The modern equivalent of the ‘shoebox full of photos’ is the hard drive full of digital photos and the biggest similarity is that many have no ‘writing on the back’. I’m eternally grateful to a mother who at least put a date on some of the photos we have in those old shoeboxes and I’ve spent many happy but sometimes frustrating hours trying to identify places and dates (not to mention the people) in old photos.
One of my travel pleasures is taking photos as we go and later sorting and identifying them using Adobe Lightroom 5. My ‘big’ camera doesn’t have GPS settings integrated, so I sometimes manage to take a phone photo which at least helps get the general location right, but that doesn’t help identify the actual building/monument etc in the shot.
Google Earth is useful especially helping find places you’ve photographed from a train, bus or plane, especially if you can narrow down the location using the time they were taken and nearby towns you’re sure of. Search Engines for words and images are also helpful and I’ve has successes with combinations of all these.
Did you know there’s a Thai Temple close to a railway line near Basel in Switzerland? That was a surprise find in one of my photos and a combination of the above confirmed that it is true! The Wat Srinagarindravararam in Gretzenbach and was built in memory of the Thai Queen Mother (Somedet Ya). You see – we learn something new every day.
However, sometimes all efforts come to naught, and I am completely stumped. I knew the photo here was taken out the left side of the train approaching Dresden in Germany and had a fair idea from the time, about how far it was before we reached the city. However, try as I might, I couldn’t locate the actual church. I knew it was zoomed, but although the towers and roof were both quite distinctive, I couldn’t find it, not knowing the shape from the air. Towers don’t always show up easily, unless there’s a shadow to help show the height. I asked Uncle Google – looking for two towers, black, red roof, churches near Dresden, whatever I could think of. Nothing.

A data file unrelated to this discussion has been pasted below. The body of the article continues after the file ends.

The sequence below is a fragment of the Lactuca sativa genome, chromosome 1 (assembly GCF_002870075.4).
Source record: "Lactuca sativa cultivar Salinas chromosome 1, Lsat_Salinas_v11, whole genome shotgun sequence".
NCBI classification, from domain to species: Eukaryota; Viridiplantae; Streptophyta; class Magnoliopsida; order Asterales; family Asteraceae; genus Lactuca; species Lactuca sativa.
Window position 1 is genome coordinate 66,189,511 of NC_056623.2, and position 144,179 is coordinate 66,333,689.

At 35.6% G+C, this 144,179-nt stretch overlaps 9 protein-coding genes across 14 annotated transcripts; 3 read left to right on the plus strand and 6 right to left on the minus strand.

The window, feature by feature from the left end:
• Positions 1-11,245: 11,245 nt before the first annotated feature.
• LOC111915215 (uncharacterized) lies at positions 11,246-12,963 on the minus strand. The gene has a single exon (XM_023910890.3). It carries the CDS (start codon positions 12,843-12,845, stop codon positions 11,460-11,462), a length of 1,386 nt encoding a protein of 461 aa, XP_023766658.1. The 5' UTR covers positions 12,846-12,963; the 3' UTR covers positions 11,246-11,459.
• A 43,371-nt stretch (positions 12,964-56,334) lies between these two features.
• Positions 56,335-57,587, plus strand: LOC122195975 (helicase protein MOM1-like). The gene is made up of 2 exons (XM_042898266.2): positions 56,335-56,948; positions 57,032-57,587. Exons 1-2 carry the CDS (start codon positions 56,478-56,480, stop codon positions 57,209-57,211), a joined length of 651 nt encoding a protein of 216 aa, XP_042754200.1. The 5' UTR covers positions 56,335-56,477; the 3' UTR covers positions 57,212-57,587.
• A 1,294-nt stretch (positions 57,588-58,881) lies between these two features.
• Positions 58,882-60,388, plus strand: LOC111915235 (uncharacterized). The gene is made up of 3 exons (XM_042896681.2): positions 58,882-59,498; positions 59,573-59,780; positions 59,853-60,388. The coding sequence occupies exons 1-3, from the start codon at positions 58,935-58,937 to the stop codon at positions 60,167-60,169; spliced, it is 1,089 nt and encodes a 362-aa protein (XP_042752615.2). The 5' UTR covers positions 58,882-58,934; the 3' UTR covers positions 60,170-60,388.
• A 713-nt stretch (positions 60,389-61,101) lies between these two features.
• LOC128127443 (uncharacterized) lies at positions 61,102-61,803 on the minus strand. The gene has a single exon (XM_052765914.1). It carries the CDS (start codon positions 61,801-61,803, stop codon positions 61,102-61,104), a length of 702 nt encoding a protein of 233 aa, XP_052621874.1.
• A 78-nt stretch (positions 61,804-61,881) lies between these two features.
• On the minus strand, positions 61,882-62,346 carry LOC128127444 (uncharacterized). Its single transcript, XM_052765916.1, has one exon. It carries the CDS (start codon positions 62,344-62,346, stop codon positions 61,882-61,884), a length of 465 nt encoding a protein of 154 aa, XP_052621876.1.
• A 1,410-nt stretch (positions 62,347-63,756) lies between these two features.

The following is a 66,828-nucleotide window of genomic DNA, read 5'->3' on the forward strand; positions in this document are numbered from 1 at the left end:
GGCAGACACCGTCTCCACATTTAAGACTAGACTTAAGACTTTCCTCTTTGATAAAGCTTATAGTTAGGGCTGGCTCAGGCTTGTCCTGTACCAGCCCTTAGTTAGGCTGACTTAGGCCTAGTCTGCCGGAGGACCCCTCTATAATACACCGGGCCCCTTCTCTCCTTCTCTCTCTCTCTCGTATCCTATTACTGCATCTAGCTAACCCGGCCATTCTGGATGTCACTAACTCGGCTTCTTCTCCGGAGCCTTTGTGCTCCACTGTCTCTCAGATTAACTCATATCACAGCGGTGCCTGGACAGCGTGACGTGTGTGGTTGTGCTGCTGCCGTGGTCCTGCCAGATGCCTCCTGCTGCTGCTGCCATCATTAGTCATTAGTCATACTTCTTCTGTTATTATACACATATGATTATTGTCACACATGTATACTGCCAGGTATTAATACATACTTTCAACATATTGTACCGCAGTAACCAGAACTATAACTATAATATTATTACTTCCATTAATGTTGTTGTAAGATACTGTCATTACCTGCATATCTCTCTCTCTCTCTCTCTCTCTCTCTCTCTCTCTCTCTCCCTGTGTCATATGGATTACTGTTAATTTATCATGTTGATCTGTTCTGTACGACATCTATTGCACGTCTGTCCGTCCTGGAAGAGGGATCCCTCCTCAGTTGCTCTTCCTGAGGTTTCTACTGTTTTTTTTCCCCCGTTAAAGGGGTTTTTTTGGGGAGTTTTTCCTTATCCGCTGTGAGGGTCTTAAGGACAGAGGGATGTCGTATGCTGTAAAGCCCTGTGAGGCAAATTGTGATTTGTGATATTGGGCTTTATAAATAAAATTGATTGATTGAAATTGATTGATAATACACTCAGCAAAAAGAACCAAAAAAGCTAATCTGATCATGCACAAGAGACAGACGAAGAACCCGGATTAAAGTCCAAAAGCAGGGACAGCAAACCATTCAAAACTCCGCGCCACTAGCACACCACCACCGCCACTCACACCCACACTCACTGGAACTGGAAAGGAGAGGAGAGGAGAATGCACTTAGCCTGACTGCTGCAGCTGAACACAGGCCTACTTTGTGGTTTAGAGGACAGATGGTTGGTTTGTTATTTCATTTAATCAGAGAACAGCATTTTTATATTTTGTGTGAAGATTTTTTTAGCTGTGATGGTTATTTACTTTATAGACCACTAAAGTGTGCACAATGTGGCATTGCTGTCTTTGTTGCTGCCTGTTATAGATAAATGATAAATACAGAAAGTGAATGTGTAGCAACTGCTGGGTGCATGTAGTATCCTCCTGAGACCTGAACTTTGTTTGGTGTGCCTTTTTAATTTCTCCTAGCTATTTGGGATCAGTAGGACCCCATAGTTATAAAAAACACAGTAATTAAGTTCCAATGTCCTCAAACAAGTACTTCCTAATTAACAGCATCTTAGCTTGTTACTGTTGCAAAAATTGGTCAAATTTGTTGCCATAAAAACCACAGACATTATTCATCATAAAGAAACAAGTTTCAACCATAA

Then I remembered that a few years ago I had the same problem with an interesting gate I photographed in Hanoi but could find no information about. That was identified very quickly for me. I was very happy.
Enter – the brilliant Find your Place website!
This website comes with this proviso when you upload a photo “The idea of this site is not to solve riddles like “I have found a 20 year old picture of a forest in Kazakhstan. Where exactly is it?”.
It’s more about “Hey, I found a picture of this really cool place. Where is it? I want to go there!” Please consider this in the uploads. Any funny riddles are going to be deleted.”
Obviously I took the photo myself so I’d already been there, but I had a response almost immediately with the location and even the name of the church. Maybe now, someone else will want to go there, having seen my photo.
You can also sign up and help to identify photos others have posted. Go have fun!
And thanks to the people at ‘Where is this?‘ for this great idea.